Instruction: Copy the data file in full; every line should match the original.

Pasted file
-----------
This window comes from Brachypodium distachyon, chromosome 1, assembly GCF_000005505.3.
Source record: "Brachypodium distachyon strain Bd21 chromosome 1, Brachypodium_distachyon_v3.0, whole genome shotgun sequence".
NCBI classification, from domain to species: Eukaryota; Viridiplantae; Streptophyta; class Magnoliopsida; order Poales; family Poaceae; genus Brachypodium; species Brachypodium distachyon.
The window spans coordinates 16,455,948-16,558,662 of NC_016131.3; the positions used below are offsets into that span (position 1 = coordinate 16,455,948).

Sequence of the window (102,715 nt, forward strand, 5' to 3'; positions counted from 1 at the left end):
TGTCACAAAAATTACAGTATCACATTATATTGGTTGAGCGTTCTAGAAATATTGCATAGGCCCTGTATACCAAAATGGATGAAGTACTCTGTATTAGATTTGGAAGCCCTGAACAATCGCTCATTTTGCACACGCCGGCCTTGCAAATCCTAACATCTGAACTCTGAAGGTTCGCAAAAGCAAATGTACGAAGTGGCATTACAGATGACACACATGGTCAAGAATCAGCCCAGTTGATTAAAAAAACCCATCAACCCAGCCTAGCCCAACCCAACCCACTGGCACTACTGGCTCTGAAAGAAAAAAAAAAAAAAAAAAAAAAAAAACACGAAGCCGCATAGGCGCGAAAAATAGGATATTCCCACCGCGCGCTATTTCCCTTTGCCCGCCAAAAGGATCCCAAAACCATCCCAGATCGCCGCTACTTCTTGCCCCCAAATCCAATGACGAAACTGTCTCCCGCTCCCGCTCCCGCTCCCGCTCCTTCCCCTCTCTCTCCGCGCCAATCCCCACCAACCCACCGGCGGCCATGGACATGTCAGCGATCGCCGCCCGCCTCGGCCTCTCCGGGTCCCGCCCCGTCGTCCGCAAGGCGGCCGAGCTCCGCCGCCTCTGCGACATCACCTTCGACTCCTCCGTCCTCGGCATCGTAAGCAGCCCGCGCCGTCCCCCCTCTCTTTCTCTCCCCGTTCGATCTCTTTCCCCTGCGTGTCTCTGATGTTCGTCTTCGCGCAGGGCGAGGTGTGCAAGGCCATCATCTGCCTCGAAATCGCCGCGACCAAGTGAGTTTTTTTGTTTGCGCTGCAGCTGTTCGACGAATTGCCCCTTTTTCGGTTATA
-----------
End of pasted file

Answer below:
This window comes from Brachypodium distachyon, chromosome 1, assembly GCF_000005505.3.
Source record: "Brachypodium distachyon strain Bd21 chromosome 1, Brachypodium_distachyon_v3.0, whole genome shotgun sequence".
NCBI classification, from domain to species: Eukaryota; Viridiplantae; Streptophyta; class Magnoliopsida; order Poales; family Poaceae; genus Brachypodium; species Brachypodium distachyon.
The window spans coordinates 16,455,948-16,558,662 of NC_016131.3; the positions used below are offsets into that span (position 1 = coordinate 16,455,948).

Sequence of the window (102,715 nt, forward strand, 5' to 3'; positions counted from 1 at the left end):
TGTCACAAAAATTACAGTATCACATTATATTGGTTGAGCGTTCTAGAAATATTGCATAGGCCCTGTATACCAAAATGGATGAAGTACTCTGTATTAGATTTGGAAGCCCTGAACAATCGCTCATTTTGCACACGCCGGCCTTGCAAATCCTAACATCTGAACTCTGAAGGTTCGCAAAAGCAAATGTACGAAGTGGCATTACAGATGACACACATGGTCAAGAATCAGCCCAGTTGATTAAAAAAACCCATCAACCCAGCCTAGCCCAACCCAACCCACTGGCACTACTGGCTCTGAAAGAAAAAAAAAAAAAAAAAAAAAAAAAACACGAAGCCGCATAGGCGCGAAAAATAGGATATTCCCACCGCGCGCTATTTCCCTTTGCCCGCCAAAAGGATCCCAAAACCATCCCAGATCGCCGCTACTTCTTGCCCCCAAATCCAATGACGAAACTGTCTCCCGCTCCCGCTCCCGCTCCCGCTCCTTCCCCTCTCTCTCCGCGCCAATCCCCACCAACCCACCGGCGGCCATGGACATGTCAGCGATCGCCGCCCGCCTCGGCCTCTCCGGGTCCCGCCCCGTCGTCCGCAAGGCGGCCGAGCTCCGCCGCCTCTGCGACATCACCTTCGACTCCTCCGTCCTCGGCATCGTAAGCAGCCCGCGCCGTCCCCCCTCTCTTTCTCTCCCCGTTCGATCTCTTTCCCCTGCGTGTCTCTGATGTTCGTCTTCGCGCAGGGCGAGGTGTGCAAGGCCATCATCTGCCTCGAAATCGCCGCGACCAAGTGAGTTTTTTTGTTTGCGCTGCAGCTGTTCGACGAATTGCCCCTTTTTCGGTTATA